By John Helmer, Moscow
On Friday, July 15, in London, a session took place of the British government’s public inquiry into the story of the Novichok attacks of 2018. This followed the first public session on March 25 and a closed-door session on April 4.
However, the sound and video recording system failed. The presiding chairman, former judge Lord Anthony Hughes, had no microphone and was both inaudible and invisible to the camera for more than two hours of the proceedings. Microphones at the tables of the lawyers in the courtroom, including those of the inquiry itself, the government, and the police, did not work. A single microphone had to be moved by a court clerk between speakers, but this failed to catch everything that was said. The stenographer contracted to transcribe the session was not in the courtroom; dependent on the audio and video feed, she was unable to transcribe what was said.
A spokesman for Hughes told the press “the stenographer was listening remotely and this has resulted in a delay with the transcript. I hope it will be published early next week.” Following the failure of the transcript to appear this week, the spokesman conceded “we are hoping to publish the transcript as soon as possible.” She was requested to say when the transcript and the texts of the presentations the lawyers had prepared in advance would appear. She replied: “we are aiming to publish the transcript and submissions together as soon as possible.”
The result is that the two most important revelations in what was said in court have not been recorded officially. They have also not been reported by the handful of media reporters who listed themselves at the hearing; the BBC and Salisbury Journal reports omitted them. The two dramatic disclosures were however recorded by hand, by me.
In the first, Michael Mansfield QC, said that a “jigsaw of intelligence” had been the evidence when British government officials announced the Novichok story and then charged Russian agents with the Novichok attacks. If the evidence had been good enough for public statements by Prime Minister Theresa May, her Cabinet Secretary and security advisor Sir Mark Sedwill, and then-Foreign Secretary Boris Johnson, then what explained the delay in releasing the evidence to his clients, the family and partner of Dawn Sturgess, the lawyer asked. “Unless it’s an empty barrel”, Mansfield added.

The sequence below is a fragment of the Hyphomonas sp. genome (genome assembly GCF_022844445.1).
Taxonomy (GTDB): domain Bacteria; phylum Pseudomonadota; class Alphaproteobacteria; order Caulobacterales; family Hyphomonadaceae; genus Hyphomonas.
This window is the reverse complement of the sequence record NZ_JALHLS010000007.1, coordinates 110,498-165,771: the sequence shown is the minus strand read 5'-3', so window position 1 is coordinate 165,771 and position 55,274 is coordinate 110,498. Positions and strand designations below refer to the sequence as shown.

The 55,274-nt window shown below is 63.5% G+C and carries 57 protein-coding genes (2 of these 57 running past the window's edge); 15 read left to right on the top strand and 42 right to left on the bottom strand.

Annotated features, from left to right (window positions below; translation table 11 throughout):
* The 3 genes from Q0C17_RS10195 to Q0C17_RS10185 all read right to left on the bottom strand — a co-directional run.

In the second disclosure, Georgina Wolfe, junior counsel for the Home Office, was speaking in court for the government, including the prime ministry and the two security services, MI6 and MI5. She explained there was an ongoing threat to British lives of Russian attack. Her evidence for this, she added, included “the Danish investigation of the MH17 attack”. Wolfe was referring to the Dutch investigation and the ongoing court trial in The Netherlands of the shooting-down of Malaysia Airlines Flight MH17 over the Ukraine in July 2014.
The truth of what caused the death of Dawn Sturgess and of the Novichok story is not what Mansfield’s and Wolfe’s statements in court last Friday meant. Mansfield wants a multi-million pound payment for his clients and himself, and is prepared to accuse the government of lying. Wolfe wants the government to get away with the lying under cover of secrecy, backed by something misbegotten in the kingdom of Denmark.
Without an official record of what was said, the lawyers and the judge can pretend Mansfield’s and Wolfe’s revelations didn’t happen.
For the only comprehensive report of the July 15 hearing published so far, click to read.
Left to right: Michael Mansfield QC; Dawn Sturgess’ parents, Stanley and Caroline; her partner, Charles Rowley.
Mansfield represents the family of Sturgess and her partner, Charles Rowley. From the beginning Mansfield has emphatically endorsed the official government version of the Russian Novichok attack. He has worked to profit from it, arguing that his clients deserve a multi-million pound compensation because, Mansfield has argued, the government knew in advance the Russians were attackers and what they were capable of; but that out of the government’s negligence or incompetence, it had failed to protect Sturgess and Rowley, and is liable to pay. Rowley has told the press: “I want justice”. He says he also wants one million pounds.
Mansfield refuses to answer press questions while he intensifies the pressure on the government to agree to the payday.
The Crown Prosecution Service (CPS) indictments on the reported Novichok attack evidence have spelled out four criminal charges against three individuals: